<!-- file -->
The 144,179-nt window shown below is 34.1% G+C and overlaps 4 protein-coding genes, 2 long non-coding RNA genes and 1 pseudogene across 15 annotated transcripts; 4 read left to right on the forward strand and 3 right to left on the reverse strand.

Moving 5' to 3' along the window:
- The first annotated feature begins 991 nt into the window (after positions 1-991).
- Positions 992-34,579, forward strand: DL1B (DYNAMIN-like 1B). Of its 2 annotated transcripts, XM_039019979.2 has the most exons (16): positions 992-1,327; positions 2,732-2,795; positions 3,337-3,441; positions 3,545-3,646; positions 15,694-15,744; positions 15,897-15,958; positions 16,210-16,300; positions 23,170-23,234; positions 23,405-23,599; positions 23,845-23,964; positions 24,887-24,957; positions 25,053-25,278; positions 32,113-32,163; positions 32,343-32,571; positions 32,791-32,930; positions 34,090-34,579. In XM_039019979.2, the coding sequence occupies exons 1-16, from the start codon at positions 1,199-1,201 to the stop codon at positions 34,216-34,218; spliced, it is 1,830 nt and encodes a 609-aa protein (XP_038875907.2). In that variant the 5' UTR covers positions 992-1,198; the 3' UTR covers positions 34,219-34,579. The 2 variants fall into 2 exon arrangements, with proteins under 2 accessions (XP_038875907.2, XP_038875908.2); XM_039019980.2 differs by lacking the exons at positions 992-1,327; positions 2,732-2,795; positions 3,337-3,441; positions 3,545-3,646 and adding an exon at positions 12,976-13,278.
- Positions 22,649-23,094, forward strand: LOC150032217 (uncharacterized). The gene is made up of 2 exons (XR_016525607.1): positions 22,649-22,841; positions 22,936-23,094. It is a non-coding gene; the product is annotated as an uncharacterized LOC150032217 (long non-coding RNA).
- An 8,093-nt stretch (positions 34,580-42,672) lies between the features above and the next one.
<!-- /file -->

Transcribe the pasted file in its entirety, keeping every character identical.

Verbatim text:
The 144,179-nt window shown below is 34.1% G+C and overlaps 4 protein-coding genes, 2 long non-coding RNA genes and 1 pseudogene across 15 annotated transcripts; 4 read left to right on the forward strand and 3 right to left on the reverse strand.

Moving 5' to 3' along the window:
- The first annotated feature begins 991 nt into the window (after positions 1-991).
- Positions 992-34,579, forward strand: DL1B (DYNAMIN-like 1B). Of its 2 annotated transcripts, XM_039019979.2 has the most exons (16): positions 992-1,327; positions 2,732-2,795; positions 3,337-3,441; positions 3,545-3,646; positions 15,694-15,744; positions 15,897-15,958; positions 16,210-16,300; positions 23,170-23,234; positions 23,405-23,599; positions 23,845-23,964; positions 24,887-24,957; positions 25,053-25,278; positions 32,113-32,163; positions 32,343-32,571; positions 32,791-32,930; positions 34,090-34,579. In XM_039019979.2, the coding sequence occupies exons 1-16, from the start codon at positions 1,199-1,201 to the stop codon at positions 34,216-34,218; spliced, it is 1,830 nt and encodes a 609-aa protein (XP_038875907.2). In that variant the 5' UTR covers positions 992-1,198; the 3' UTR covers positions 34,219-34,579. The 2 variants fall into 2 exon arrangements, with proteins under 2 accessions (XP_038875907.2, XP_038875908.2); XM_039019980.2 differs by lacking the exons at positions 992-1,327; positions 2,732-2,795; positions 3,337-3,441; positions 3,545-3,646 and adding an exon at positions 12,976-13,278.
- Positions 22,649-23,094, forward strand: LOC150032217 (uncharacterized). The gene is made up of 2 exons (XR_016525607.1): positions 22,649-22,841; positions 22,936-23,094. It is a non-coding gene; the product is annotated as an uncharacterized LOC150032217 (long non-coding RNA).
- An 8,093-nt stretch (positions 34,580-42,672) lies between the features above and the next one.